Sefer Tehillim (Psalms) consists of 150 mizmorim, most likely compiled (and perhaps even entirely written) by King David. The mizmorim are not in chronological order following the events that inspired them, as is clearly seen from their introductions. (Although I have not ruled out the possibility that they are in chronological order of their composition.) Let us assume that they are not just randomly permuted, but rather grouped in their specific order for a reason (or many reasons) realating to their content.

What are good (preferably medieval) sources that consistently discuss the order of the mizmorim? To be clear: I am looking for Jewish sources and commentaries that discuss reasons for the juxtapositions of the chapters in Tehillim.

  • According to the gemara in Bava Batra, David did not write sefer tehillim. Other than that, good question! Commented Mar 29, 2012 at 19:32
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    @l': huh? דוד כתב ספר תהלים ע"י עשרה זקנים (Bava Basra 14b, bottom) - i.e., he incorporated in it the compositions of ten other sages (both earlier than him and contemporaries - Rashi ד"ה על ידי עשרה זקנים) and his own.
    – Alex
    Commented Mar 29, 2012 at 19:46
  • @Alex right, he compiled it. Commented Mar 29, 2012 at 19:49
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    @l', I wrote that he compiled it and perhaps wrote all of it to allow for the position of Meiri and the like. Even according to Chazal, he at least wrote most of it.
    – jake
    Commented Mar 29, 2012 at 19:54
  • @Alex I've read somewhere but can't remember that there were 10 different people who wrote the actual Perakim. Commented Jun 18, 2012 at 23:25

2 Answers 2


I don't think there's any one-size-fits-all answer. But let's start with the first few chapters:

Meiri writes that the first and second chapters are juxtaposed (actually, the Gemara, Berachos 10a, states that originally they were one chapter) because, having pointed out that those who follow Hashem have it good and those who disobey Him are "like a leaf driven by the wind" whose "way is lost" (1:4, 6), David continues by rhetorically asking why the "kings of the earth" - those who are successful materially - don't realize this.

The Gemara there then explains, taking ch. 2 as referring to the war of Gog and Magog, that ch. 3 follows next in order to highlight the similarity between their rebellion against Hashem and Avshalom's rebellion against his father.

Meiri then suggests that ch. 4 was also written during Avshalom's rebellion. I've also seen an idea (might have been in Daat Mikra, but I'm not sure) that there is a thematic connection between 3:6 and 4:9, in both of which David expresses his confidence that Hashem will protect him when he sleeps, and also with 4:6, "Say it in your hearts upon your beds." So those two are kind of the equivalent of the nighttime Shema - indeed, in Nusach Ashkenaz ch. 3 is said then. Next, then, comes ch. 5, which is a morning prayer ("Hashem, in the morning may You hear my voice" - v. 4).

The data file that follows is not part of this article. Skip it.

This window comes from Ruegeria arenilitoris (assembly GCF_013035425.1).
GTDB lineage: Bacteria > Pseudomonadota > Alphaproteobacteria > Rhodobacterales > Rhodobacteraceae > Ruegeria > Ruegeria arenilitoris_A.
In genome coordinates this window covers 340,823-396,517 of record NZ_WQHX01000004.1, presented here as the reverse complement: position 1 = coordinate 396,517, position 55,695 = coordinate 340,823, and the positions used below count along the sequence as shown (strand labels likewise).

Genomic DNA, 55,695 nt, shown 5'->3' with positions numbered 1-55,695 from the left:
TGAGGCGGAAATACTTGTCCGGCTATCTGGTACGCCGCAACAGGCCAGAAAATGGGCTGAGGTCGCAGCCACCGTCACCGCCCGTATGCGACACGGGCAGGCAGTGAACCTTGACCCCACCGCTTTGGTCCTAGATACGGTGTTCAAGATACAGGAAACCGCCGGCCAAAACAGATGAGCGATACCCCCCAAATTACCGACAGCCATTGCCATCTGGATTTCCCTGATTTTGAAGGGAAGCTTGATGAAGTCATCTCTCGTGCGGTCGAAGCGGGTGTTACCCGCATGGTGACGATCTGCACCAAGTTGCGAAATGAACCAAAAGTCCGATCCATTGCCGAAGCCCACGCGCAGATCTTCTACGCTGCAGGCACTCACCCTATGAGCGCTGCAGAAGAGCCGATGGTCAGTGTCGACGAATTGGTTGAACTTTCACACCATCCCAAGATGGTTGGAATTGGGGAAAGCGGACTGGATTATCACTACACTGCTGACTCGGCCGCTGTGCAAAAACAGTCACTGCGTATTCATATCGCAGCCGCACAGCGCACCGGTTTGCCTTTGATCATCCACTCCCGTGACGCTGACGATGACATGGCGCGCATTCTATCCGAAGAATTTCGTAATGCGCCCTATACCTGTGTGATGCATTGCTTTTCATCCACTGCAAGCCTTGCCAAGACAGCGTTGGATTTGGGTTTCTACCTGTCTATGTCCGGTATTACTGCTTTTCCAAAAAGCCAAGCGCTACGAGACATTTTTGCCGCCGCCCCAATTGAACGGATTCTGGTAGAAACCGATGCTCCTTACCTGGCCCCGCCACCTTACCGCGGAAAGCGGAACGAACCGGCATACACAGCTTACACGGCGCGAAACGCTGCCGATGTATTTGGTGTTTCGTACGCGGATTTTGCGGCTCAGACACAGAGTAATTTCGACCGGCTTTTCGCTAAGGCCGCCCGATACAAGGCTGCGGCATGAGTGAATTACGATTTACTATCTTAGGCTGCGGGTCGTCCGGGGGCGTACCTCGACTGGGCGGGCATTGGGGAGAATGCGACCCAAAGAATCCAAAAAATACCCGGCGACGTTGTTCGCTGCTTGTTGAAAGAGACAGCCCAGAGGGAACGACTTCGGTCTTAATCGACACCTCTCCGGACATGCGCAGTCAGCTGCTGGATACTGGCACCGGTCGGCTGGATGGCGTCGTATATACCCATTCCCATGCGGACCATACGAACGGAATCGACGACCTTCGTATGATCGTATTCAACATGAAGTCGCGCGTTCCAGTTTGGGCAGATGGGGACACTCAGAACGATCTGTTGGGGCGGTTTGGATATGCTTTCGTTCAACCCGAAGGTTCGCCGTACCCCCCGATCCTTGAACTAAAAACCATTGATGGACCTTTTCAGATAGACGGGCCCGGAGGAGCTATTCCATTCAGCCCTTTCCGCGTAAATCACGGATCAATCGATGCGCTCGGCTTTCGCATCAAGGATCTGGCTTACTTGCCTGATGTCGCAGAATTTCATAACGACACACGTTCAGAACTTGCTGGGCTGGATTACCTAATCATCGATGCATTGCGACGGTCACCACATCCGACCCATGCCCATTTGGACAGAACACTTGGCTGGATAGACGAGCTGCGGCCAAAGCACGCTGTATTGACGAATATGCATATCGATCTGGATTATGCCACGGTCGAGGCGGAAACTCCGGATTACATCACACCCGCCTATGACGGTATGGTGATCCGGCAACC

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    First, although Meiri does note that there are those who give the explanation you summarized in your first paragraph, al derech hapshat the second mizmor is referring to something else entirely, as he goes on to explain. Second, although I appreciate the sources linking together the first few chapters of Tehillim, I was really looking for a source that systematically explains the juxtapositions throughout the entire sefer.
    – jake
    Commented Mar 29, 2012 at 20:46
  • @jake: true about your first point - I missed that he was quoting someone else and that he understands it differently. Re your second point - as I said, I rather doubt that there is such a systematic exposition anywhere (although I'd love to be proved wrong); I think that any such explanations are going to be sort of ad-hoc (somewhat like Rambam's explanations of why the masechtos are in the order that they are).
    – Alex
    Commented Mar 30, 2012 at 0:55

By the way, tosafos in Pesachim 117a have a different number if perakim in tehillim. They also say that it makes no sense that a mizmor would have 2 peukim; yet we have perek 117 that has 2! It is probable that the tos' had 117 as part of another mizmor. futhermore, see the first tos' yeshanim in yevamos, who has tanach in a different order than we do. and also see shabbos 55b in the gilion hashas who lists all places where the gemara has a different girsa of a pasuk that we do.

  • This seems like more of a comment than an answer...
    – jake
    Commented Mar 29, 2012 at 20:47
  • true, sorry about that. my point is that there may not me a conclusive order at all. except where we know that there is, like the first two the gemara says that they are together.
    – moses
    Commented Mar 29, 2012 at 20:50
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    Forgive me for not welcoming you before. So welcome to judaism.SE and thanks for the insight. You also might want to register your account. (In fact, your name being quite common around here, I'm not entirely sure that this is your first account here, in which case, you should consider merging your previous account(s).) Also, note that in the question, I stated the assumption that Tehillim is ordered non-randomly, but rather with a purpose in mind. You are free to disagree, but I would prefer an answer that conforms to that assumption.
    – jake
    Commented Mar 29, 2012 at 20:56

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